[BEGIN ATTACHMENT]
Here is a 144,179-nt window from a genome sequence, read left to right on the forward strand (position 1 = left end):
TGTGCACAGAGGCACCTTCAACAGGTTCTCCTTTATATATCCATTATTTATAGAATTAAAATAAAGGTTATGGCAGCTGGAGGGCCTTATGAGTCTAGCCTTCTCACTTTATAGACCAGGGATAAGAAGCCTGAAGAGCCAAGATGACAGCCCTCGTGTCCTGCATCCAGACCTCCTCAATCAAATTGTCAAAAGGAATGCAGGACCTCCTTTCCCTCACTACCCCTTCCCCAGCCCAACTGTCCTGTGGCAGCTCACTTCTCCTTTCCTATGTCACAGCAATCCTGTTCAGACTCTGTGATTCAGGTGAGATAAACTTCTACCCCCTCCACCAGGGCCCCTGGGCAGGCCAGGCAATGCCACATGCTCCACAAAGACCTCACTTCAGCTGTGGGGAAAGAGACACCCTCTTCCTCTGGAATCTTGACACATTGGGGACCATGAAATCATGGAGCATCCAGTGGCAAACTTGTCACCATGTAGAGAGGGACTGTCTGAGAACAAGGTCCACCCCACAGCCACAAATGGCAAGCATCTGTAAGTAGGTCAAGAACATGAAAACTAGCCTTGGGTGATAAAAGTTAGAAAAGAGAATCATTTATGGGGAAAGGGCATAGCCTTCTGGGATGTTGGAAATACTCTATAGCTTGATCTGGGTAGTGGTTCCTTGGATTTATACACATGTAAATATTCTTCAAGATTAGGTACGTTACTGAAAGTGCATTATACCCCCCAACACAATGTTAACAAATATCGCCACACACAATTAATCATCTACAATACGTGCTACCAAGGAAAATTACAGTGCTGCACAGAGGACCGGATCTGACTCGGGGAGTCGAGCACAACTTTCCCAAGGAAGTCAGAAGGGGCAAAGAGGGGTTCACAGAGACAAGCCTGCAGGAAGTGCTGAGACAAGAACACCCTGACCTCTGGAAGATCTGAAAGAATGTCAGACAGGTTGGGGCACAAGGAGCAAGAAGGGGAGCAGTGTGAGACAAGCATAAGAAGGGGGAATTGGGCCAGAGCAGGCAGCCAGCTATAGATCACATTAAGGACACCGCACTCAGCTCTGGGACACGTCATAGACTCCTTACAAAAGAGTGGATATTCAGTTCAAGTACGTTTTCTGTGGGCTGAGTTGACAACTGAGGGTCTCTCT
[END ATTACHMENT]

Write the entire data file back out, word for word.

Here is a 144,179-nt window from a genome sequence, read left to right on the forward strand (position 1 = left end):
TGTGCACAGAGGCACCTTCAACAGGTTCTCCTTTATATATCCATTATTTATAGAATTAAAATAAAGGTTATGGCAGCTGGAGGGCCTTATGAGTCTAGCCTTCTCACTTTATAGACCAGGGATAAGAAGCCTGAAGAGCCAAGATGACAGCCCTCGTGTCCTGCATCCAGACCTCCTCAATCAAATTGTCAAAAGGAATGCAGGACCTCCTTTCCCTCACTACCCCTTCCCCAGCCCAACTGTCCTGTGGCAGCTCACTTCTCCTTTCCTATGTCACAGCAATCCTGTTCAGACTCTGTGATTCAGGTGAGATAAACTTCTACCCCCTCCACCAGGGCCCCTGGGCAGGCCAGGCAATGCCACATGCTCCACAAAGACCTCACTTCAGCTGTGGGGAAAGAGACACCCTCTTCCTCTGGAATCTTGACACATTGGGGACCATGAAATCATGGAGCATCCAGTGGCAAACTTGTCACCATGTAGAGAGGGACTGTCTGAGAACAAGGTCCACCCCACAGCCACAAATGGCAAGCATCTGTAAGTAGGTCAAGAACATGAAAACTAGCCTTGGGTGATAAAAGTTAGAAAAGAGAATCATTTATGGGGAAAGGGCATAGCCTTCTGGGATGTTGGAAATACTCTATAGCTTGATCTGGGTAGTGGTTCCTTGGATTTATACACATGTAAATATTCTTCAAGATTAGGTACGTTACTGAAAGTGCATTATACCCCCCAACACAATGTTAACAAATATCGCCACACACAATTAATCATCTACAATACGTGCTACCAAGGAAAATTACAGTGCTGCACAGAGGACCGGATCTGACTCGGGGAGTCGAGCACAACTTTCCCAAGGAAGTCAGAAGGGGCAAAGAGGGGTTCACAGAGACAAGCCTGCAGGAAGTGCTGAGACAAGAACACCCTGACCTCTGGAAGATCTGAAAGAATGTCAGACAGGTTGGGGCACAAGGAGCAAGAAGGGGAGCAGTGTGAGACAAGCATAAGAAGGGGGAATTGGGCCAGAGCAGGCAGCCAGCTATAGATCACATTAAGGACACCGCACTCAGCTCTGGGACACGTCATAGACTCCTTACAAAAGAGTGGATATTCAGTTCAAGTACGTTTTCTGTGGGCTGAGTTGACAACTGAGGGTCTCTCT